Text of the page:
The Battle of Ankara – 9 October 185330 September 1853
Marshall Vorontsov stared unhappily at his friend's hat. He too had heard all the rumours of the dalliance with Lusine Ardzruni. In many ways Mikhail Nikolaevich's hat had come to represent Russian policy in the region. Many of his own officers had enthusiastically adopted an approach of building similar close links with both Armenian and Georgian families. The war had probably saved several of his more zealous officers from being killed in duels with irate husbands.
The hat clearly meant that Mikhail Nikolaevich had felt he had no choice but to leave Yerevan. That he had felt he also needed his most formal dress uniform could only mean he brought bad news.
Still before the serious conversation, the conventions of politeness had to be met. His friend had braved the British patrols in the Black Sea to join the army at Sinope. So the samovar had been lit, tea was being served, the best rooms in town were being made ready. And while all that happened they discussed the small gossip of the court, how the Tsarevich had returned, chastened, to St Petersburg after his experiences in Iraq. And then conversation moved onto the war. Mikhail Vorontsov noted how carefully the topic of the Anatolian campaign was avoided as they discussed the British invasion of the Crimea, the recent Turkish victories at Adrianople, even the disaster at Khiva.
Finally it seemed as if the formalities were over.
'My friend, we … and I do mean both you and me … need a victory. The Tsar wants your army between the British and St Petersburg not stuck here. If you want to retain your command you must deliver a victory.'.
At this he raised his hand
'No let me finish. I know what you want to say. That the Avni Pasha has contented himself with delaying your advance and fallen back every time you tried to bring him to battle. Well you must, somehow, convince him to fight … and, of course, win.
I' and here he waved his hand towards his hat 'am here to ensure you understand these orders come direct from the Tsar. I am also here to negotiate our terms with the Sultan when you occupy Istanbul. So I come with the clothes one must wear on such an occasion. You, my friend, have the task of delivering me and my finery to the Sultan's palace'.
That evening the Marshall and his senior commanders planned their next move. The main Ottoman army lay to the south, well dug in near the small town of Ankara. They had no doubt that the response to a new Russian advance would be as before -fierce rearguard actions and then to fall back rather than risk an open battle. A sensible strategy for the Ottomans but not one that would deliver the victory they were seeking.
In the end, a plan emerged. The narrow passes and steep sided Karabuk valley limited their options. The entire army would advance in column. Hopefully, the Ottomans would trust to the strength of their fortifications and not realise that the entire Russian army was moving along a single narrow road. Mikhail sighed – let the staff officers try to sort out the inevitable chaos as 115,000 men and over 500 cannons tried to negotiate the poor roads.8 October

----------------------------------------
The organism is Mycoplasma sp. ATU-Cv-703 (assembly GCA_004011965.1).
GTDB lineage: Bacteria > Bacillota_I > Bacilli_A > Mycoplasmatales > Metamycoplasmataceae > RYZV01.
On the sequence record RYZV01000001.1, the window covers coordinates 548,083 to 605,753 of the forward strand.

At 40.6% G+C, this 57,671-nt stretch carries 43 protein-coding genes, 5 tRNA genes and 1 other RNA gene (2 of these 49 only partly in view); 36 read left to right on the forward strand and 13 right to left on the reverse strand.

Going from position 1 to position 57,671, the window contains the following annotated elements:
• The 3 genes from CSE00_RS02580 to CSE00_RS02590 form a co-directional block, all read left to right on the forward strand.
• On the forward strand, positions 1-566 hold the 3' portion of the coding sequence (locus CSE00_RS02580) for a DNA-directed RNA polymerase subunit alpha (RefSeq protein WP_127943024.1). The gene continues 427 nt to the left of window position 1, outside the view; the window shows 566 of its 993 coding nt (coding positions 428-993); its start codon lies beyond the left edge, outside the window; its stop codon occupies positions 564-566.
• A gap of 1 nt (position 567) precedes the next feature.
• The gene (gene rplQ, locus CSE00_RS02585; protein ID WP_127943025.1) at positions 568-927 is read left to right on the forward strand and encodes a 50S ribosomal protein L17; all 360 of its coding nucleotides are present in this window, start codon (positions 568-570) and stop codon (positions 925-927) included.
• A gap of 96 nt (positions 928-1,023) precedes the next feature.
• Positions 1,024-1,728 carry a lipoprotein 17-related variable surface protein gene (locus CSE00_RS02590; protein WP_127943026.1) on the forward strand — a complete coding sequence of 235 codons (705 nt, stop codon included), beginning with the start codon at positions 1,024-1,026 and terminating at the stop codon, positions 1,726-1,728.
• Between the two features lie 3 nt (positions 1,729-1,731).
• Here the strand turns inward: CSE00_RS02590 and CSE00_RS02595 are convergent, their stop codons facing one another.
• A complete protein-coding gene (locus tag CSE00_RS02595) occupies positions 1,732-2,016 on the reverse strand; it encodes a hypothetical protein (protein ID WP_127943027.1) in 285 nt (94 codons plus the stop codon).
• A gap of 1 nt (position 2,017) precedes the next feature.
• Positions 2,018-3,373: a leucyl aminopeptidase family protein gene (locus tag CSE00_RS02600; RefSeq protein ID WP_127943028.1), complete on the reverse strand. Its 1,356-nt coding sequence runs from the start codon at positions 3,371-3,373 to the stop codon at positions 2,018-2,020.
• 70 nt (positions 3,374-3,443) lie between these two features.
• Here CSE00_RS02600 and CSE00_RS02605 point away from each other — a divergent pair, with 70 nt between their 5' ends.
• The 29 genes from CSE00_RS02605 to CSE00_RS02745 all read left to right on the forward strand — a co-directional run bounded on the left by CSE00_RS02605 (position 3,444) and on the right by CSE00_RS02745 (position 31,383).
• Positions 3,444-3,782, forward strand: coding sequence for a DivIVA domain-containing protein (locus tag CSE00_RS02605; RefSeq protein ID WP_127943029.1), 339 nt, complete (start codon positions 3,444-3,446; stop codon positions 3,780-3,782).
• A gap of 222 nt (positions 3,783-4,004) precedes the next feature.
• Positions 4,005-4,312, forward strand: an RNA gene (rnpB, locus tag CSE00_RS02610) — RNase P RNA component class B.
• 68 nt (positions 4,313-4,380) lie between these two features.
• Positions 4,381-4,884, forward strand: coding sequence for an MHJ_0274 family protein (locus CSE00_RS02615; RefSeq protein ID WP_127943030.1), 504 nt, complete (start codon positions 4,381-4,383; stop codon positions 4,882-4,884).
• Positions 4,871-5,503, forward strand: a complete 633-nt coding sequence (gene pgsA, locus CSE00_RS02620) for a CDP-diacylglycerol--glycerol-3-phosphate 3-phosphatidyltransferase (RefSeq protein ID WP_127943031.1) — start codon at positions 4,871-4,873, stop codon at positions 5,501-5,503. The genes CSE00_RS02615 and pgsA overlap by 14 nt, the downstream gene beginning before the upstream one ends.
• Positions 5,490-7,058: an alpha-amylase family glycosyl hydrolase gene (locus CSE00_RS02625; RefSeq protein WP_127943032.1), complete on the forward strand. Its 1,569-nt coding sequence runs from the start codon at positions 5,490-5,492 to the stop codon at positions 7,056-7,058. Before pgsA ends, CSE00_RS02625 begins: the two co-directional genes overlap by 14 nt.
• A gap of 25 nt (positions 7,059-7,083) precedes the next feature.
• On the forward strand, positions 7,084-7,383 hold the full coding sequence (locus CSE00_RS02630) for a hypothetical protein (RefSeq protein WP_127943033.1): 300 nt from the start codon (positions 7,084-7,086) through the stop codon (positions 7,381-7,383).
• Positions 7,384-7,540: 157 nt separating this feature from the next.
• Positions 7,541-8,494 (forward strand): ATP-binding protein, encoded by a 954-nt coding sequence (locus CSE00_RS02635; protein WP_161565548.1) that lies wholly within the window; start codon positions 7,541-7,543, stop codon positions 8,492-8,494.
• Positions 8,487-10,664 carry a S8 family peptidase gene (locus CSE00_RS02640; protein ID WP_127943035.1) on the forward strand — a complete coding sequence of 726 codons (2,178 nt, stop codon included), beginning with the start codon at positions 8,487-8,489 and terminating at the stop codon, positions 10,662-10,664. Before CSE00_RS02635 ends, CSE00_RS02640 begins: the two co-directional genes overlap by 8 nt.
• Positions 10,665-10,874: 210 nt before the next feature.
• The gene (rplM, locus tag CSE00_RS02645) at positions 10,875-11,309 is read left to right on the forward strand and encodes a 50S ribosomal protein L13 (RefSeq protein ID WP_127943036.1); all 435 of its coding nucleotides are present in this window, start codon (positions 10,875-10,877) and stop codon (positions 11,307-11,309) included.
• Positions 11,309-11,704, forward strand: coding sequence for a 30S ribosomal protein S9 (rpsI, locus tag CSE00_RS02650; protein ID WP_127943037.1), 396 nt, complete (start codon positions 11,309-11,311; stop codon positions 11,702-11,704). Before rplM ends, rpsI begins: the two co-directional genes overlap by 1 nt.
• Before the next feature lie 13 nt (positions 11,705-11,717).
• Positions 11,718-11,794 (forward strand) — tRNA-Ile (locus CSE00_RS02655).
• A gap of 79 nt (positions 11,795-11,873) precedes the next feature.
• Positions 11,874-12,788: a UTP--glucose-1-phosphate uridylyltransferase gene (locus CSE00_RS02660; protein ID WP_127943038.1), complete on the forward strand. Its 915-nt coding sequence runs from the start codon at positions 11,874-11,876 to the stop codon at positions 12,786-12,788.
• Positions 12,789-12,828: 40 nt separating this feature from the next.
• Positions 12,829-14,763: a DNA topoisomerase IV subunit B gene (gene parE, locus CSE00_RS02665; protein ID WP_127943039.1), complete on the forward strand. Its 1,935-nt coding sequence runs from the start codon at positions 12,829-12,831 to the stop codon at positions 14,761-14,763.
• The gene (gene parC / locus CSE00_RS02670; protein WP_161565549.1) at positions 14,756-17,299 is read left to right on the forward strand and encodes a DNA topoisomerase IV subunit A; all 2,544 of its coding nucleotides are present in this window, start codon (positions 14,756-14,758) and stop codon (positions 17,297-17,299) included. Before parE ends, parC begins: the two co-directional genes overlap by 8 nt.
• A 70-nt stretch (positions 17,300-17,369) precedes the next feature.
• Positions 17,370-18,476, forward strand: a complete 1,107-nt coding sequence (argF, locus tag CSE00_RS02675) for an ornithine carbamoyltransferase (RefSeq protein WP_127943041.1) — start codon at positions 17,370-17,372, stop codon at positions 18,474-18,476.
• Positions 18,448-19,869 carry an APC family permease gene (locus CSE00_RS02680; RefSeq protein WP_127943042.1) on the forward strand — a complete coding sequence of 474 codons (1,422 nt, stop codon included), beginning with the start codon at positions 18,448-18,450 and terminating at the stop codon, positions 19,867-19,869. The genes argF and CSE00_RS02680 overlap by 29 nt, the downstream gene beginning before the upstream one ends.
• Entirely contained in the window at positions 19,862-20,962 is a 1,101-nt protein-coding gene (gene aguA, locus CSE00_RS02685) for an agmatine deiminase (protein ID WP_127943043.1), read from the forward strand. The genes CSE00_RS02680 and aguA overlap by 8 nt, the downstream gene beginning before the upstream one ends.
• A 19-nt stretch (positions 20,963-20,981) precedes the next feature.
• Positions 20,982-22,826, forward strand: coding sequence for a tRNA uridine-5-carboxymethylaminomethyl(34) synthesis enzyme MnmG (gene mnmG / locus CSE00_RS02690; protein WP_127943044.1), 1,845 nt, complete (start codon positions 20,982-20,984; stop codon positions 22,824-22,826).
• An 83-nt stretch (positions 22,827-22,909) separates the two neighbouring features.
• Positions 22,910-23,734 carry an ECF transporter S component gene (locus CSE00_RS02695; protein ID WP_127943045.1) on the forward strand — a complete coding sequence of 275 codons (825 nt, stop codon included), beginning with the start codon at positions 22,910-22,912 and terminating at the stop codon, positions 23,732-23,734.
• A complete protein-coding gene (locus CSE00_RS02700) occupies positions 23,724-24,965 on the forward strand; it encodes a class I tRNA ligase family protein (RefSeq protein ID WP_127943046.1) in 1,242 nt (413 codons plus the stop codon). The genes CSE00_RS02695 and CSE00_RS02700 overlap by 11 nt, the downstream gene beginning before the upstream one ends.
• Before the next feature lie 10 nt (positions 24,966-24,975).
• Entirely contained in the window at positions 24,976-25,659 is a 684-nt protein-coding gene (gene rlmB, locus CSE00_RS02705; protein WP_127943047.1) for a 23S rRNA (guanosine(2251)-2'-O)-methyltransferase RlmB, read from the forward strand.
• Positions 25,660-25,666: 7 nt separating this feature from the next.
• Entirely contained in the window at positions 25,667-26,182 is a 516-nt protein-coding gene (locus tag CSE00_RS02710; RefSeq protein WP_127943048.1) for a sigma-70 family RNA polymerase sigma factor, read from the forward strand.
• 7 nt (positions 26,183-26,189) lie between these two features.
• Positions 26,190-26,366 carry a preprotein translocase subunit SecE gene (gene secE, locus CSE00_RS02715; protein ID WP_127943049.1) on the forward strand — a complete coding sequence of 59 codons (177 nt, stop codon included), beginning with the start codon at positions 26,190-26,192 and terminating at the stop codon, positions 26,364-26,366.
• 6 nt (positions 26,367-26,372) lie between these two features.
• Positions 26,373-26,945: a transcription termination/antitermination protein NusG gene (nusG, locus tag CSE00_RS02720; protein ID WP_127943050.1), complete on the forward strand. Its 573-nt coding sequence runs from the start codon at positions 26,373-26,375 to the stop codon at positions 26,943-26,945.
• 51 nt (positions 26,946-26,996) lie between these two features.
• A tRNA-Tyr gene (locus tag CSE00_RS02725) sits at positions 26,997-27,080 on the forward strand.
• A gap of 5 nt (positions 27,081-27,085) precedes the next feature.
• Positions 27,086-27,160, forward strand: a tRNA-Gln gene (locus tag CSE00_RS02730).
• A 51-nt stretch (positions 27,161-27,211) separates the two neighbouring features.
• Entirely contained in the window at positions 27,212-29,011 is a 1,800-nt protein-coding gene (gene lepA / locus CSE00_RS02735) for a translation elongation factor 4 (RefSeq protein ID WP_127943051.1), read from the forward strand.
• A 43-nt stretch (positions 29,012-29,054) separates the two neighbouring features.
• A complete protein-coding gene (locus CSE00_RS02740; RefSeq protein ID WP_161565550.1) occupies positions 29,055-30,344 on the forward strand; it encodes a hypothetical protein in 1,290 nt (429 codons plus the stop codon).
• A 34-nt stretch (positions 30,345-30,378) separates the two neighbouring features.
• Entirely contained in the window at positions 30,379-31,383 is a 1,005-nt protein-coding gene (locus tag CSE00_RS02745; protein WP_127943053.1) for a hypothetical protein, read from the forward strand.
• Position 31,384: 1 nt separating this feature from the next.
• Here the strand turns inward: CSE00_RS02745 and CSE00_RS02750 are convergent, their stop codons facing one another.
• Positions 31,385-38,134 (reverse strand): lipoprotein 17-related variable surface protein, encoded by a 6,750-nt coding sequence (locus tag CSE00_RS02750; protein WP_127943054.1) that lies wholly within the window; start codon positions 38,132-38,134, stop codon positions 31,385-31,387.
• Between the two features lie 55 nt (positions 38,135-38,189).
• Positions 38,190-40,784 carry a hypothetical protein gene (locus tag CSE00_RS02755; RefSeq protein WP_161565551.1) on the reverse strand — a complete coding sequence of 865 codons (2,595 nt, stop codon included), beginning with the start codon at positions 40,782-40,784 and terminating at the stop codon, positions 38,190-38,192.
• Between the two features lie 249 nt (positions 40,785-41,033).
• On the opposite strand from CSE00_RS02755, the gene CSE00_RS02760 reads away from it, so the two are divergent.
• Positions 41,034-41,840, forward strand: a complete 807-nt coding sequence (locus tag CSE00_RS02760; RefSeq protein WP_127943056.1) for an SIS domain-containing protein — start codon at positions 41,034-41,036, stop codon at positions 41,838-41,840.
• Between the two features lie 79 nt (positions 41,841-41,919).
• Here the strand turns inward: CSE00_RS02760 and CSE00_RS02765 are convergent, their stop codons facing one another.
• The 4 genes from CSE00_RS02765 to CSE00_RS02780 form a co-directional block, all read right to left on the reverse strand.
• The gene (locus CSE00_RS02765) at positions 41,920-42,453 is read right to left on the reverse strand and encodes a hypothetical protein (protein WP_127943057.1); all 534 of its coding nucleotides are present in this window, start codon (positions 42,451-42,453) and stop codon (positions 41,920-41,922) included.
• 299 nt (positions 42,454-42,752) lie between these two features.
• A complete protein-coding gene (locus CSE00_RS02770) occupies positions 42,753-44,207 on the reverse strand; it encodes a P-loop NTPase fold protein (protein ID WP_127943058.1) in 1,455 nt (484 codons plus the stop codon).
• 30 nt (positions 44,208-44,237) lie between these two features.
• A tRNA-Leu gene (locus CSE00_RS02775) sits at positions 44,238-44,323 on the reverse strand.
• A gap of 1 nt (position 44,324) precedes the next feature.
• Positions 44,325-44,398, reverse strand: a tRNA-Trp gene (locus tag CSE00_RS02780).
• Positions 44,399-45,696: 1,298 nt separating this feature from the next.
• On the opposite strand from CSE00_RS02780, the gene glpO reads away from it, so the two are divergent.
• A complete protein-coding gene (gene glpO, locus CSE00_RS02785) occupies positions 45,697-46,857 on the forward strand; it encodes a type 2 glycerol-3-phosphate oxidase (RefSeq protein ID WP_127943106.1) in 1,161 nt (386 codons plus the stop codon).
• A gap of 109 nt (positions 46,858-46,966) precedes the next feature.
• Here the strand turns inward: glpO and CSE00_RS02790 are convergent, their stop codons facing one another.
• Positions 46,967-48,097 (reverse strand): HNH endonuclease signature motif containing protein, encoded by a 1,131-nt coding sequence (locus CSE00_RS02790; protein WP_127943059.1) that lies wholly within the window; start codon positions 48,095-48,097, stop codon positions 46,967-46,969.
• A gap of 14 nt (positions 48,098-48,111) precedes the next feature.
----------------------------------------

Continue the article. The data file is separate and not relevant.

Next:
Pavel Gorchakov dismounted behind the small stone farm. So far the operation had been more successful than any of them had expected. The army had made a rapid march – helped by the Ottomans not contesting the river crossings. So his corps were already probing the Ottoman lines and the rest of the army filling in behind him.
Still, caution was advised as several of his staff officers had been killed earlier that day as they observed the Turkish defences. So far the enemy seemed confident in their defensive lines. In the fading afternoon light his two corps were deploying for the next day. Hopefully, hidden from Turkish scouts, the artillery would then move into the redoubts being prepared by the engineers.
The plan was simple – if brutal. His corps would initially attack with only a portion of their strength. Hopefully the Ottomans would imagine their opponents had misjudged the situation and not pull back. At midday the main force would attack, this time backed by the artillery, but in echelons in the hope that the enemy again failed to realise that the entire army was present.9 October
The initial Russian attack had been the predictable disaster. All along the line of Turkish trenches lay clusters of green greatcoats dotted on the light brown earth. For the moment, the firing had died down as both sides re-organised. Although some sectors of the battlefield were smothered in smoke, the sky remained a clear blue as if to mock the efforts of those below.
As the Russians re-organised, everyone knew the plan. The next attack was to be prosecuted in such a way that the Ottomans would not start to disengage till it was too late. Or, more simply, the regiments leading the attack would be on their own for some time.
Polkovnik  Ivan Reavsky checked the organisation of his regiment. For the first time as an adult he appreciated what his father must have gone through at Borodino . To be told that you were expendable was a sobering moment. Briefly looking behind he realised that the second assault wave was still to form up. They really were on their own.